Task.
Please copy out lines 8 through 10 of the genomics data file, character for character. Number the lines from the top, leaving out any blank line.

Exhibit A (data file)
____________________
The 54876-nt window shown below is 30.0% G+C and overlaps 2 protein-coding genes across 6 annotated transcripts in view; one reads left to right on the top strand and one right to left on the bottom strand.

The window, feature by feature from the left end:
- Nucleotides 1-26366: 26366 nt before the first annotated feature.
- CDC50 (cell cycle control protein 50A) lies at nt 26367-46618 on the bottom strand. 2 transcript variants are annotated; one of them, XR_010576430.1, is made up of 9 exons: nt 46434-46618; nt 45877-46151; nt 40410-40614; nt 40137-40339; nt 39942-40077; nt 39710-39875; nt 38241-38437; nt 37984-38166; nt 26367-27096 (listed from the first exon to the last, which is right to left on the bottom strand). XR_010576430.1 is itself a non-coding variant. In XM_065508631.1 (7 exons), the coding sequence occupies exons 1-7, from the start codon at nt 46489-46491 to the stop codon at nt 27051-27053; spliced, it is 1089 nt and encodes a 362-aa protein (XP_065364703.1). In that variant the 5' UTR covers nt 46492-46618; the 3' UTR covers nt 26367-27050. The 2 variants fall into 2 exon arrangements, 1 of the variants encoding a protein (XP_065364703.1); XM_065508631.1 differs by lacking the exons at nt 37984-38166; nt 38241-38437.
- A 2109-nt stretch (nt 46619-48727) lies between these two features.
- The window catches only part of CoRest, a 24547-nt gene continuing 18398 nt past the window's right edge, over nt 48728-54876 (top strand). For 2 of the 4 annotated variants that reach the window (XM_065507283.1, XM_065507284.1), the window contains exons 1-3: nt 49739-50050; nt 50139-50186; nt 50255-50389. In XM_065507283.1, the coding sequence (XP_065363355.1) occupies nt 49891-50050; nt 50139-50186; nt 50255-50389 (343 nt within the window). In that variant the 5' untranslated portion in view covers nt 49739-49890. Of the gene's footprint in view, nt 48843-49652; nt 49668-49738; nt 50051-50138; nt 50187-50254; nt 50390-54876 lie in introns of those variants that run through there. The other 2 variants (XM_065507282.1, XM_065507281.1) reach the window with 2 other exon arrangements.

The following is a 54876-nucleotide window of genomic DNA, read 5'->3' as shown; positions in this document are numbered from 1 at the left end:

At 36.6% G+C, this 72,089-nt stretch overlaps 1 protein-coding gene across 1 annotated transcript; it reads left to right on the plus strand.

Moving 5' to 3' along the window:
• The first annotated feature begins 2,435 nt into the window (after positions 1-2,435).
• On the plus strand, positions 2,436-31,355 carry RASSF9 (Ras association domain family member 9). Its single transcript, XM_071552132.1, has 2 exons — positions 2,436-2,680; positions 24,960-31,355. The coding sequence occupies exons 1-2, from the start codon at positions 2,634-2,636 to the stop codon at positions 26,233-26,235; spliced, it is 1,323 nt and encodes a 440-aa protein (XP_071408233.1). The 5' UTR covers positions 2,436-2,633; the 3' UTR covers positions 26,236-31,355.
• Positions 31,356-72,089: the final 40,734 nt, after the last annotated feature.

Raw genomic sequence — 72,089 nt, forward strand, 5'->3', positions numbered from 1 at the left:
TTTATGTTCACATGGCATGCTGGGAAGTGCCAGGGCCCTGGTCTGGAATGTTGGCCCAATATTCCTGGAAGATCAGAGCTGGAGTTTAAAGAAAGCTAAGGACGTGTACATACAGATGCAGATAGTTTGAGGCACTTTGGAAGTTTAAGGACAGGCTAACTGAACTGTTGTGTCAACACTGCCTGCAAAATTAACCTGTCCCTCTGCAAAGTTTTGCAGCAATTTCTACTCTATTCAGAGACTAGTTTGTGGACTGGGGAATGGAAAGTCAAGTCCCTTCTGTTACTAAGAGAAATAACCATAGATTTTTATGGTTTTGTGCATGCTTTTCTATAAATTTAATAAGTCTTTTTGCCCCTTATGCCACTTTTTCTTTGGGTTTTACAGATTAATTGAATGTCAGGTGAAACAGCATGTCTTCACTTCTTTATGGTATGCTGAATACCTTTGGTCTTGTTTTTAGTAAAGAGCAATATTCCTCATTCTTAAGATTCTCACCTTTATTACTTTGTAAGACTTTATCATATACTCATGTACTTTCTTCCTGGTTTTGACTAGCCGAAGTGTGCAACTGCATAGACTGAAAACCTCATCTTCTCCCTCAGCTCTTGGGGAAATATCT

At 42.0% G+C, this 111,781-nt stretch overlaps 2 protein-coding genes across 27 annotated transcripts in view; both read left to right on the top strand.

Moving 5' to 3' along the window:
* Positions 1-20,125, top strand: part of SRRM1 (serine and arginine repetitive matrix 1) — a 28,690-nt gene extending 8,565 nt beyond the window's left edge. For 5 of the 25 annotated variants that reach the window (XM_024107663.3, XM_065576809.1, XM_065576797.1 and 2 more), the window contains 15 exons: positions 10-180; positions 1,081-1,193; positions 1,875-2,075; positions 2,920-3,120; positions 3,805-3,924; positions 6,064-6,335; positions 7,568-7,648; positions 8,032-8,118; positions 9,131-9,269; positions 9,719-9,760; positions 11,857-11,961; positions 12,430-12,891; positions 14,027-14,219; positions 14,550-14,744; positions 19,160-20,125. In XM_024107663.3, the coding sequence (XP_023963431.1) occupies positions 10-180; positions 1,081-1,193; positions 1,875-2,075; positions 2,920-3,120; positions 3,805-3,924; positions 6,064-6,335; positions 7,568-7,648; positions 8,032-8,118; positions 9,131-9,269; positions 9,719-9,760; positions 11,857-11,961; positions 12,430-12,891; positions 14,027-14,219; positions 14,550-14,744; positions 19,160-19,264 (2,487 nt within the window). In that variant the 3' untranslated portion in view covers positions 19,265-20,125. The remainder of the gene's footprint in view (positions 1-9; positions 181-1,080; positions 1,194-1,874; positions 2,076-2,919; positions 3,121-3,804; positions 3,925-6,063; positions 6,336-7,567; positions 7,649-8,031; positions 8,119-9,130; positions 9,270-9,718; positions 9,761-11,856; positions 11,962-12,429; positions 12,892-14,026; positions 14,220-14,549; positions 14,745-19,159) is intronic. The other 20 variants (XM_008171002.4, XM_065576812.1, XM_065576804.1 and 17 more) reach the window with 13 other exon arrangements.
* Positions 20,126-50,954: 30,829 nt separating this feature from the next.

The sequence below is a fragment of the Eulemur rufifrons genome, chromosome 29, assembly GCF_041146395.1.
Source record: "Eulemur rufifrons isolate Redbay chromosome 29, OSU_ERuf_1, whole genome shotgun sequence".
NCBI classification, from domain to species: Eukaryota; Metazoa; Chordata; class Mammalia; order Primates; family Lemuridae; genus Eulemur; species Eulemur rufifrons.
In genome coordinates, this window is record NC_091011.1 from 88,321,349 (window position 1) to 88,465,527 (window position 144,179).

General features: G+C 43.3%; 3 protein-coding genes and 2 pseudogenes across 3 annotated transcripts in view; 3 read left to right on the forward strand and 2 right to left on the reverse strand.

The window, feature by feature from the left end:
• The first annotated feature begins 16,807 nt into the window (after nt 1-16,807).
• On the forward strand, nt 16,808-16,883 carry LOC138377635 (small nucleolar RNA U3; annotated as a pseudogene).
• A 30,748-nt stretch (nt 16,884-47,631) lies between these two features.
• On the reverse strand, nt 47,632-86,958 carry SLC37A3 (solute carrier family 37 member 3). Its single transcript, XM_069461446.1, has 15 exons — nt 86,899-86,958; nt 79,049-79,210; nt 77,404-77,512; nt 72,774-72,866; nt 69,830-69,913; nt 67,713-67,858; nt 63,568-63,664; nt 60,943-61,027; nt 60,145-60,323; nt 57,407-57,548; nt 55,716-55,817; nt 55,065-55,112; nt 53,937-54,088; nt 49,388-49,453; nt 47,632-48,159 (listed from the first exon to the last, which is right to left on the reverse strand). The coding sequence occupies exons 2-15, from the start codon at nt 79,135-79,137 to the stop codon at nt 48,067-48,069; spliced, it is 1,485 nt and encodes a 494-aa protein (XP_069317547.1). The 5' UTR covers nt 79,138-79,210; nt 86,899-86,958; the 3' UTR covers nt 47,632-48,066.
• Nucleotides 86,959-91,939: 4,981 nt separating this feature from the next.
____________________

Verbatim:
At 36.6% G+C, this 72,089-nt stretch overlaps 1 protein-coding gene across 1 annotated transcript; it reads left to right on the plus strand.

Moving 5' to 3' along the window:
• The first annotated feature begins 2,435 nt into the window (after positions 1-2,435).